On a weekend of Rugby

October 9, 2007

This past weekend my daughter and I were in France for the Rugby. it should have been for Wales V South Africa, but that was not to be (and it was for the best, we needed to get rid of that coach). All in all a great experience. Being in Paris in a public bar during the French defeat of the All Blacks was a wonderful experience (I would normally support the ABs but got swept up in the atmosphere). In Marseille if only the Fijians had been a bit more street wise and grounded that ball I think they would have won, in and in any event they deserve financial support. Then one of the great 7s teams of the world joins the superpowers. Oh, and we need some rule changes. If the game allows a team (England) to win by throttling all life out of the game, making a feature out of winning ugly and boring any spectator rigid then something is wrong.

There is a daughter side bar on this. We last went to a Rugby match together when she was 13, now its 5 years later and a weekend in France with her father is no longer considered a social misnomer, but something to be entertained and enjoyed. From my point of view it meant several excellent meals (especially in Marseilles where the fish is to die for) all with good wine and followed up by beer in various bars. Seeing your daughter as an adult is interesting and mostly enjoyable. Dealing with comments such as Do you speak English I like your titties, when addressed to said scantily clad daughter is another matter all together.

Of course the great thing about Rugby is that you have mixed crowns and intelligent conversation. I will ignore the boorish ex Etonian in the white shirt on the train back from Nantes the previous weekend as the exception that proves the rule. A couple of Irishmen handled that by locking him in the train lavatory for two hours to the cheers of a mixed group of supporters.

Over many years of going to Rugby I have never seen any violence with mixed groups of supporters. Cardiff on an international day is a multi-cultural mix of friendly rivalry much conversation and knowledgeable conversation at that. You have to be fairly bright to play Rugby in the first place, just to keep on top of the rules and while there is violence on the pitch (I broke two legs when I played at number 7, and they were not mine) it doesn’t carry on at the end of the game. In contrast when there is a football match on the two sets of spectators enter the town from two ends, with a police barrier between them. I can sit anywhere in a rugby match, with young children, I have to use designated stands for any football match.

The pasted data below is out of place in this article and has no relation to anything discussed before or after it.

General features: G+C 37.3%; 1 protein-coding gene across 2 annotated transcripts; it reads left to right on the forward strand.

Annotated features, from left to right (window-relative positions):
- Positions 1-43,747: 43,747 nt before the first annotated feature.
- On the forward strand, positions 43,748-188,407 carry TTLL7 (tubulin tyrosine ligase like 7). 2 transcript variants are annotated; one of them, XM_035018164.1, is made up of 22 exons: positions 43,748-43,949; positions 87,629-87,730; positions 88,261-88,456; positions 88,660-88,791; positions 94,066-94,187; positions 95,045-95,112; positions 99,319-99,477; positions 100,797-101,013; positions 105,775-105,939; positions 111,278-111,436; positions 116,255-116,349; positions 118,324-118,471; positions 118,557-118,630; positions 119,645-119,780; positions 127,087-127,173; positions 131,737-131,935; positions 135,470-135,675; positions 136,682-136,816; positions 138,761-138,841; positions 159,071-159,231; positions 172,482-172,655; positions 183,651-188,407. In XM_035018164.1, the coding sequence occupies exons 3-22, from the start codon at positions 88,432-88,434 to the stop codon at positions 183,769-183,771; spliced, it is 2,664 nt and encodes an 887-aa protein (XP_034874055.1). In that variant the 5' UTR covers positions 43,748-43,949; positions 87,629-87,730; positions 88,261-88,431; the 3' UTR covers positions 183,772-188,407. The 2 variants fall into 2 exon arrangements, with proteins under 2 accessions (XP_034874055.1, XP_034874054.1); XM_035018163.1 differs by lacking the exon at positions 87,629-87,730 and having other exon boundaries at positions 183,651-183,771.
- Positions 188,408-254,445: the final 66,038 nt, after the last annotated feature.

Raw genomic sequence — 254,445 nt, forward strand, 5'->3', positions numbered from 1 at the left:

There has to be a lesson in there somewhere, for society and sport in general. For the moment I had to admit that my prediction that the Irish and Welsh would be conjoined was only half right. It was not in the final, but in the final ignominy of not making the quarters. However the performance of Fiji against South Africa leaves me feeling slightly less despondent along with the prospect of meeting the likely next World Champions on the 24th November in Cardiff.

To all my friends in New Zealand, it must be terrible but we had the same experience with Henry. Brilliant at the start but then ……

Leave a Reply

Your email address will not be published. Required fields are marked *

Recent Posts

About the Cynefin Company

The Cynefin Company (formerly known as Cognitive Edge) was founded in 2005 by Dave Snowden. We believe in praxis and focus on building methods, tools and capability that apply the wisdom from Complex Adaptive Systems theory and other scientific disciplines in social systems. We are the world leader in developing management approaches (in society, government and industry) that empower organisations to absorb uncertainty, detect weak signals to enable sense-making in complex systems, act on the rich data, create resilience and, ultimately, thrive in a complex world.

Cognitive Edge Ltd. & Cognitive Edge Pte. trading as The Cynefin Company and The Cynefin Centre.


Social Links: The Cynefin Company
Social Links: The Cynefin Centre
< Prev

Trading in Atoms for Bits

- No Comments

We face an environmental crisis. Average per capita energy consumption is too high and growing. ...

More posts

Next >

Extreme events

- No Comments

I am settled into Durham University for three days, with a small group of very ...

More posts

linkedin facebook pinterest youtube rss twitter instagram facebook-blank rss-blank linkedin-blank pinterest youtube twitter instagram